Stefan J. Grimberg, Ph.D., P.E., is an associate professor in the Civil and Environmental Engineering Department at Clarkson University, where he has taught environmental and interdisciplinary classes for the past 11 years. He has directed an interdisciplinary summer research program for undergraduate students for the past ten years. He is currently an Associate Editor for Journal Environmental Engineering. Dr. Grimberg's research focuses on delineating the role of microorganisms on contaminant transport in engineered and natural systems. Most recently he and his students are investigating the most efficient process to convert farm waste into biogas using anaerobic digestion. Other research projects involve the development of biofilters to remove trace contaminants from surface water run-off and studying mercury transformations in wetland systems. His research has been funded by the National Science Foundation, Department of Energy, U.S. Department of Agriculture, N.Y. State Agriculture and Markets as well as other funding agencies.
A Theme-Based Seminar on Environmental Sustainability Improves Participant Satisfaction in an Undergraduate Summer Research Program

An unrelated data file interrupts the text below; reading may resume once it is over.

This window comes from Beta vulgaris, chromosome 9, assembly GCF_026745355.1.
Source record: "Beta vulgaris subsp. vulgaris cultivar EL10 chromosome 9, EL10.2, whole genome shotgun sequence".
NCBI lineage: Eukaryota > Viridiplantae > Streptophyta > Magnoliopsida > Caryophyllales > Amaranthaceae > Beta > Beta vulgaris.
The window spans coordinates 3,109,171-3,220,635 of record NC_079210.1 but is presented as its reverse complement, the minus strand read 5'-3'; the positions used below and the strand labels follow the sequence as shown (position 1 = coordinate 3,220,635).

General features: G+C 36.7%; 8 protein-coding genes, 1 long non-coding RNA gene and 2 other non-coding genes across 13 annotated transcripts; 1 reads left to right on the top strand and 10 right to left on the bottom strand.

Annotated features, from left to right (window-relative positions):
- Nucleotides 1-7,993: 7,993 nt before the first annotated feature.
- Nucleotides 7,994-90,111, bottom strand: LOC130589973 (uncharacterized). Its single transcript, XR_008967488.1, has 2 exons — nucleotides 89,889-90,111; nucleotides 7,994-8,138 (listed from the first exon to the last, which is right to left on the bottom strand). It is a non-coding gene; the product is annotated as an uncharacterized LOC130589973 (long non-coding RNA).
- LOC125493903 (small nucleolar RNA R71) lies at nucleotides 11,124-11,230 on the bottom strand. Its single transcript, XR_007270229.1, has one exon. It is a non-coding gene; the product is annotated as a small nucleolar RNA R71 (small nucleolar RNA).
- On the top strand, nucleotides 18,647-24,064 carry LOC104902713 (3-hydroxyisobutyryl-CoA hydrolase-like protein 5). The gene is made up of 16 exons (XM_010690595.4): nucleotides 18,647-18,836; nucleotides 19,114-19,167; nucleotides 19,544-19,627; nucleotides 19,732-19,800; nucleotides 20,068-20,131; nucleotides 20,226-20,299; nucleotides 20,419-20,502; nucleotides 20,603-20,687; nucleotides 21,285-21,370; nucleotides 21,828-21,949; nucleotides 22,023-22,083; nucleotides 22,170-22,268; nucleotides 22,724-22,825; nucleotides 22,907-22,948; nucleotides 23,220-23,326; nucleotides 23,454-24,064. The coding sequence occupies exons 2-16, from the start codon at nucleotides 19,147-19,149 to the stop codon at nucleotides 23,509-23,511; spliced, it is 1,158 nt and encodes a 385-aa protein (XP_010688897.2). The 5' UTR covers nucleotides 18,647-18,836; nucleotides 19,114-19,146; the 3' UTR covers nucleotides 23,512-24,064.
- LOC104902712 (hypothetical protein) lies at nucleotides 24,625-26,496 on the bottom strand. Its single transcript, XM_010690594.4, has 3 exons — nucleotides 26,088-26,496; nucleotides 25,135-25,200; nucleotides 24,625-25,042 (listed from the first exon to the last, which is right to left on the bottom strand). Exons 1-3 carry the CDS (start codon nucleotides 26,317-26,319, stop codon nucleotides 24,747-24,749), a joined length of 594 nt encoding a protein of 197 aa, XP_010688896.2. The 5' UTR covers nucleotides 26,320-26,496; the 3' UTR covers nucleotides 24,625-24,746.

Article first published online: 2 JAN 2013
2008 American Society for Engineering Education
Journal of Engineering Education
Volume 97, Issue 1, pages 95–103, January 2008
How to Cite
Grimberg, S. J., Langen, T. A., Compeau, L. D. and Powers, S. E. (2008), A Theme-Based Seminar on Environmental Sustainability Improves Participant Satisfaction in an Undergraduate Summer Research Program. Journal of Engineering Education, 97: 95–103. doi: 10.1002/j.2168-9830.2008.tb00957.x
- Issue published online: 2 JAN 2013
- Article first published online: 2 JAN 2013
- environmental sustainability;
- outcomes assessment;
- undergraduate research
We analyzed seven years of pre-program and post-program survey data to evaluate the Clarkson University Research Experience for Undergraduates (REU) Site Program in Environmental Science and Engineering, and evaluated whether our program was successful at meeting the intended outcome of increasing participants' likelihood of attending graduate school and pursuing a career in science or engineering research or education. We also evaluated how participant satisfaction in the program changed with the addition of a weekly seminar on environmental sustainability that was intended to improve participants' understanding of the societal value of their research projects. Participant satisfaction in the Clarkson REU Program was high, and increased after the addition of the sustainability seminar. Participants' intention to attend graduate or professional school increased after participating in the program, but their intention to pursue a career in science or engineering research declined. Over 60 percent of participants eventually attended graduate or professional school.